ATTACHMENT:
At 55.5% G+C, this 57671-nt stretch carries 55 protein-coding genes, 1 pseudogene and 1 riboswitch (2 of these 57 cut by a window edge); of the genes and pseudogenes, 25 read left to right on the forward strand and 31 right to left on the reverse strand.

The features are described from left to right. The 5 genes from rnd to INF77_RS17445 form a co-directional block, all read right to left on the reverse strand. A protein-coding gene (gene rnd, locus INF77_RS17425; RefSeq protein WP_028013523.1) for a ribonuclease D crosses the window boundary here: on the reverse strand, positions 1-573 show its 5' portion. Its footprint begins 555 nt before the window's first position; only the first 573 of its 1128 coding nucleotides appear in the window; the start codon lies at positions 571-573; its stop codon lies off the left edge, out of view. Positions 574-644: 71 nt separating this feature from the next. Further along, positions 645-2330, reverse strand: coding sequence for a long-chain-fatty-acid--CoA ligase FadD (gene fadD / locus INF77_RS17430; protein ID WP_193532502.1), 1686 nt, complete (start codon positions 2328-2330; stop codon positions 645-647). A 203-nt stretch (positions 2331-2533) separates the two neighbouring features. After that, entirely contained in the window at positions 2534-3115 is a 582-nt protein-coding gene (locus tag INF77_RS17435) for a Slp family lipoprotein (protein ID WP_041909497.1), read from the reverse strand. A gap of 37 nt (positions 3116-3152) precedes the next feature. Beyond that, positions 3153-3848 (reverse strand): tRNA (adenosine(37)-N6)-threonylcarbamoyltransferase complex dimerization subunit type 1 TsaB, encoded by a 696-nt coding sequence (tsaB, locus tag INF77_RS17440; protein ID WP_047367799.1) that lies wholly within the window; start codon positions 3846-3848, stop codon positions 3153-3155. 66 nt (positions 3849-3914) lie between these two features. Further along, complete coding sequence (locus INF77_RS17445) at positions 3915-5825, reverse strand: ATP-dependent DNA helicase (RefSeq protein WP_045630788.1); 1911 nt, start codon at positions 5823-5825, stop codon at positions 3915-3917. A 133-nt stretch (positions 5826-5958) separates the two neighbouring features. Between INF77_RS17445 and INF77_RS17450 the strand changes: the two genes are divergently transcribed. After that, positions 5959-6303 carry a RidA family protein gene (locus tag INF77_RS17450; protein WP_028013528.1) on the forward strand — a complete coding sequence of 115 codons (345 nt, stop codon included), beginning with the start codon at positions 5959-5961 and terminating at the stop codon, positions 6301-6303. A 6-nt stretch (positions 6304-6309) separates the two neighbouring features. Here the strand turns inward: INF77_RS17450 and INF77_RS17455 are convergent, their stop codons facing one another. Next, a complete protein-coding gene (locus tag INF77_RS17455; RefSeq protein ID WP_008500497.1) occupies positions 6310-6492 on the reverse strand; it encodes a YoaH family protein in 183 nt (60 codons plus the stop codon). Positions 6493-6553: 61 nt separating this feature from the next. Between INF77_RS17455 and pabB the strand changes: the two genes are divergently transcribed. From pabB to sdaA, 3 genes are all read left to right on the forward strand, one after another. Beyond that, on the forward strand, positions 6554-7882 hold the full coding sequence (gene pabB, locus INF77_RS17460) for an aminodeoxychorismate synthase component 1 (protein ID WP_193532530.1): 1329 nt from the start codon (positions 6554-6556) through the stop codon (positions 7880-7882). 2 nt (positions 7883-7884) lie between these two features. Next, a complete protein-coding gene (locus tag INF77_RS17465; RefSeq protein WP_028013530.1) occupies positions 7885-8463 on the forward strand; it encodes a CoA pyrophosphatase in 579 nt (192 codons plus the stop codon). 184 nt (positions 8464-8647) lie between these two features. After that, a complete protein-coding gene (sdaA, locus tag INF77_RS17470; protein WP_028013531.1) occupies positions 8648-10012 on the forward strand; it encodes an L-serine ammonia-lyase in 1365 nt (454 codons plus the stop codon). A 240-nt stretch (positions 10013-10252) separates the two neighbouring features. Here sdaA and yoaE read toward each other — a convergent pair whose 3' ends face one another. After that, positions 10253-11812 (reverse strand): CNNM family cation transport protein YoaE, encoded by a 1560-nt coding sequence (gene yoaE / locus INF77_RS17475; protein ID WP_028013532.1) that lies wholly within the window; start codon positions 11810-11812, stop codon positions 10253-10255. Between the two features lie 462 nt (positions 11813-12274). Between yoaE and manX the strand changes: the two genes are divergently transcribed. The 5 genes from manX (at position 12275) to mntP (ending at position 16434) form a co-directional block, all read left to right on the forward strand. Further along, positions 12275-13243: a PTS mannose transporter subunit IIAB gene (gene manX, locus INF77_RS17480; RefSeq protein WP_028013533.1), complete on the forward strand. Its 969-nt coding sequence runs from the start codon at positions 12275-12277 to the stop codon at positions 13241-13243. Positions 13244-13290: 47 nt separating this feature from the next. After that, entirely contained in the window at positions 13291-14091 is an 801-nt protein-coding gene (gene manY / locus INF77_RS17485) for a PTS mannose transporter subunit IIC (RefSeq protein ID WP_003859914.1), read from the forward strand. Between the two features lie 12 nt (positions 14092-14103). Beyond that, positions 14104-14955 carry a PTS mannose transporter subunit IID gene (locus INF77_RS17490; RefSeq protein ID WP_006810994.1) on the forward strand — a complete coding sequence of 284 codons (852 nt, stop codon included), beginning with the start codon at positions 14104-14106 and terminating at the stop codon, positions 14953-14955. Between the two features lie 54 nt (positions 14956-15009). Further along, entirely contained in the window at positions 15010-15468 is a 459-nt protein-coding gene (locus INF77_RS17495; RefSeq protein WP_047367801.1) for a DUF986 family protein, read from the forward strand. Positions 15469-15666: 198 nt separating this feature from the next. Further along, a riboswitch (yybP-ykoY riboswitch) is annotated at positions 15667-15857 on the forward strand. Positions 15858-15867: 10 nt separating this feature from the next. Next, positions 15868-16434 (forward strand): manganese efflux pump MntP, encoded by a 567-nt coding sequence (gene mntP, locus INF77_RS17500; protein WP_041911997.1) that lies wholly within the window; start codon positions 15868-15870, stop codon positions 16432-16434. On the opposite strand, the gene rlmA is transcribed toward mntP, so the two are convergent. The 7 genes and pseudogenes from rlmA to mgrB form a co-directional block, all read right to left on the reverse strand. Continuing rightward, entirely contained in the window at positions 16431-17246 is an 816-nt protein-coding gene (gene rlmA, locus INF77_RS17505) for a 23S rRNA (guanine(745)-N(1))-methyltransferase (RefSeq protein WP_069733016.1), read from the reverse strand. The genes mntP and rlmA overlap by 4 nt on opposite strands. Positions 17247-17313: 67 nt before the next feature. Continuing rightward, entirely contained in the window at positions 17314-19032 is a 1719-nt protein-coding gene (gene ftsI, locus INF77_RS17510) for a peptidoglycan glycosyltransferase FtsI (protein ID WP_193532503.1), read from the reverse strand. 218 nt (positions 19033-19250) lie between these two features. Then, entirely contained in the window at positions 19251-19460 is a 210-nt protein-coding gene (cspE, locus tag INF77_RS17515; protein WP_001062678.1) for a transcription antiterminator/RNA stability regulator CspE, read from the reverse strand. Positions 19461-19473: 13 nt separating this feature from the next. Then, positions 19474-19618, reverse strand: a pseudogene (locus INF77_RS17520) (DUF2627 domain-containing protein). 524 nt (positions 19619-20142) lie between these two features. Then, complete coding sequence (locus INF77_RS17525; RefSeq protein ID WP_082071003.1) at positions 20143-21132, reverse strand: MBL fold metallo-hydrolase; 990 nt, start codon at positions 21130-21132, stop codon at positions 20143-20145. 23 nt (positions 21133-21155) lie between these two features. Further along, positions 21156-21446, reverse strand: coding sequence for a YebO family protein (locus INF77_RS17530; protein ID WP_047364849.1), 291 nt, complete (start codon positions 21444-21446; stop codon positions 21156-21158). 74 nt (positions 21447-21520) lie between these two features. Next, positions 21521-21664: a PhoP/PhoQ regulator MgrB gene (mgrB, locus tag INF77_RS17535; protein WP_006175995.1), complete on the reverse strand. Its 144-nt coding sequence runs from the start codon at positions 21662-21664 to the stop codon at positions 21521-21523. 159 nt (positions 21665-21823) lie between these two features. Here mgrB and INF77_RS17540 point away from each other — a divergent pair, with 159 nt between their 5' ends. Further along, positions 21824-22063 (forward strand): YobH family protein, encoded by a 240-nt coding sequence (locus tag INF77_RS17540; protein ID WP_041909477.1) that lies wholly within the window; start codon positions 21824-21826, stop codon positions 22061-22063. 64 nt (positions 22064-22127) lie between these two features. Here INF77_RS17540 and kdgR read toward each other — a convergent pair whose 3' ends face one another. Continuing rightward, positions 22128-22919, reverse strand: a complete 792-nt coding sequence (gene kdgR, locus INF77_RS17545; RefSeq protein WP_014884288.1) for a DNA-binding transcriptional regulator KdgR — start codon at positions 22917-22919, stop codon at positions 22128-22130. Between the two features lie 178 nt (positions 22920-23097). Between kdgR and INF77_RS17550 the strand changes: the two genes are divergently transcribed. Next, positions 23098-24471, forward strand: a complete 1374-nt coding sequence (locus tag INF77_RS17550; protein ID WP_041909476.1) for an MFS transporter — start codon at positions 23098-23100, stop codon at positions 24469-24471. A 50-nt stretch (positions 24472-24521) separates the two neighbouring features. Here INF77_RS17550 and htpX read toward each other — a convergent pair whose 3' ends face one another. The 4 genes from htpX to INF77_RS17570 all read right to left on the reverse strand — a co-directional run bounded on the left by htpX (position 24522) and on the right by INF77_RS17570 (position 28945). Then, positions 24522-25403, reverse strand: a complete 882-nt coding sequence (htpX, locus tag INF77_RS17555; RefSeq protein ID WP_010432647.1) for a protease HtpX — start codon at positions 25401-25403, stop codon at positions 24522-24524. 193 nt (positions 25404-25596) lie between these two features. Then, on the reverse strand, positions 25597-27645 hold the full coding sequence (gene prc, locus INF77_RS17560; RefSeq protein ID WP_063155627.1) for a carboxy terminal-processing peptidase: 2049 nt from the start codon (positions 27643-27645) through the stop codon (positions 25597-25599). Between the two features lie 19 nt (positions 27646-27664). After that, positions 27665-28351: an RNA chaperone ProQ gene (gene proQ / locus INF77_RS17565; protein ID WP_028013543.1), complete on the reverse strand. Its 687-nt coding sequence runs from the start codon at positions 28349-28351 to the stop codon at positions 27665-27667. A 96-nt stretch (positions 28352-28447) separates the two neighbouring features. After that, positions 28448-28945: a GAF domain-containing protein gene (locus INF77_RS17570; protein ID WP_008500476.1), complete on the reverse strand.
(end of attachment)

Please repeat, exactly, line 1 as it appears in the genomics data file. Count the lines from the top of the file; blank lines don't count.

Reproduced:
At 55.5% G+C, this 57671-nt stretch carries 55 protein-coding genes, 1 pseudogene and 1 riboswitch (2 of these 57 cut by a window edge); of the genes and pseudogenes, 25 read left to right on the forward strand and 31 right to left on the reverse strand.